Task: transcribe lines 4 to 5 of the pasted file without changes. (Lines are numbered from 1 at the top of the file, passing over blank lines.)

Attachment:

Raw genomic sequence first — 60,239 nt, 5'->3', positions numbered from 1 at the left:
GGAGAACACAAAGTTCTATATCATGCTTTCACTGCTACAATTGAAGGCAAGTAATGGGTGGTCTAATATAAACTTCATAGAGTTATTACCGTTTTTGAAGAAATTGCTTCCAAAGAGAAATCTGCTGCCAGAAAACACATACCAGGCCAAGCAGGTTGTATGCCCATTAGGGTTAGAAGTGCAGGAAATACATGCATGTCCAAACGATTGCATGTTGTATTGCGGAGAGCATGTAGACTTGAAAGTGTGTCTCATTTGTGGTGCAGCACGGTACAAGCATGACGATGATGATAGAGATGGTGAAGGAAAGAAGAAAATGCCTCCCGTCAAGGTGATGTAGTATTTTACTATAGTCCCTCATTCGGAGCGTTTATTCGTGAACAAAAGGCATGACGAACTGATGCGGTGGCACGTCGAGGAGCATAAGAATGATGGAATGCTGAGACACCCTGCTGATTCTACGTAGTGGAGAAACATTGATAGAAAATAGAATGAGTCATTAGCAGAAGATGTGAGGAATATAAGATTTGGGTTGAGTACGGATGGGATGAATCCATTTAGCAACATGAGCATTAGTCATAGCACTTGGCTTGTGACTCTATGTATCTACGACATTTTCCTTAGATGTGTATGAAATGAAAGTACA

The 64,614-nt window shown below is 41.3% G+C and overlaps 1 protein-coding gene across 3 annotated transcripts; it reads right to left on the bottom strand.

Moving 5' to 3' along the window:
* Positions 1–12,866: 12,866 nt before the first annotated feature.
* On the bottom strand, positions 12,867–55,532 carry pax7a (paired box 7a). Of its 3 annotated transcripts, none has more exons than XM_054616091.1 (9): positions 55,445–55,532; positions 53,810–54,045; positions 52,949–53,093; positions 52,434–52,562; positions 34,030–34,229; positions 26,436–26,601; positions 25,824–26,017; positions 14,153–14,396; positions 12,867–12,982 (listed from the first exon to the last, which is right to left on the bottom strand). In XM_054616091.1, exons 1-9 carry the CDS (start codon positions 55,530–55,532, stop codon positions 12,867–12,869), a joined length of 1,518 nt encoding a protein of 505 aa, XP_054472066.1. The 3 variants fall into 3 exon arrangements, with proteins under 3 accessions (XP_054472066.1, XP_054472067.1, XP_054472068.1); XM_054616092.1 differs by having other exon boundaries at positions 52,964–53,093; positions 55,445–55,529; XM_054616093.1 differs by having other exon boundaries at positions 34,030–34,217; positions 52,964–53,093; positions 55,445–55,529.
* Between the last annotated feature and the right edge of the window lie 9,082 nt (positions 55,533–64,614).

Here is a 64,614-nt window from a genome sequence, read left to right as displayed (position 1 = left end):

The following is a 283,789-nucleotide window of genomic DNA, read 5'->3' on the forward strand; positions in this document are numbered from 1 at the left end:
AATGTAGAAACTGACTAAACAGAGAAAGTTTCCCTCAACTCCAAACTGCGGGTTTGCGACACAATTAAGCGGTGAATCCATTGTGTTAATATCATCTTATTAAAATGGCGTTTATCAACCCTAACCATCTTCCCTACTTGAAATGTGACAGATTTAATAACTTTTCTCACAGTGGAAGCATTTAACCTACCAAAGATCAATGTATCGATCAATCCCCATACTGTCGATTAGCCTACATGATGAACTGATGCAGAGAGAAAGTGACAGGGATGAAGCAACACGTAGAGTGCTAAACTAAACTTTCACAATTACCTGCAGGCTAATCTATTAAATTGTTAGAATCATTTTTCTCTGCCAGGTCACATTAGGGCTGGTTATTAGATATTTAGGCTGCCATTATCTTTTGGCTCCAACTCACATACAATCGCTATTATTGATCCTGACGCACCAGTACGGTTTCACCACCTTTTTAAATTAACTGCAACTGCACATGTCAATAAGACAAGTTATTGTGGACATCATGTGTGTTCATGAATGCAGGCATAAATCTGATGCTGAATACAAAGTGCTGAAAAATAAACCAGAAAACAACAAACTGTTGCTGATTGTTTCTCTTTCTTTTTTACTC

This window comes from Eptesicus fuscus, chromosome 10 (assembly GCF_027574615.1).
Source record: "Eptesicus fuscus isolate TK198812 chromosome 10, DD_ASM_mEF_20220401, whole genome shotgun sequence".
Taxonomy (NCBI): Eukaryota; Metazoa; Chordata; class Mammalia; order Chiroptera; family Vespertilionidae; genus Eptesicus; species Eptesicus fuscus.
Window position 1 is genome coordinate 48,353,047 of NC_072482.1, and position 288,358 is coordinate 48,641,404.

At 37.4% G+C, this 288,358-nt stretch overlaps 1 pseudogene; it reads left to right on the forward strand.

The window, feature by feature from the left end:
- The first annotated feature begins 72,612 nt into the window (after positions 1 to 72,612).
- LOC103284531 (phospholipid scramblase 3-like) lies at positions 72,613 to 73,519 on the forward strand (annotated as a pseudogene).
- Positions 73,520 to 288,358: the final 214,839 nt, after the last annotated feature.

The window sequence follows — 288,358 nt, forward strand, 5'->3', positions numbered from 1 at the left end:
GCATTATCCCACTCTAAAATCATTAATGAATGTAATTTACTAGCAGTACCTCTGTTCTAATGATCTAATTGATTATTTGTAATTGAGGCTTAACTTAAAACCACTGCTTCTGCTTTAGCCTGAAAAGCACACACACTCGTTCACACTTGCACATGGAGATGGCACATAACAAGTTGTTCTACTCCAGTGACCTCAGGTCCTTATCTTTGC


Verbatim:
Moving 5' to 3' along the window:
* Positions 1–12,866: 12,866 nt before the first annotated feature.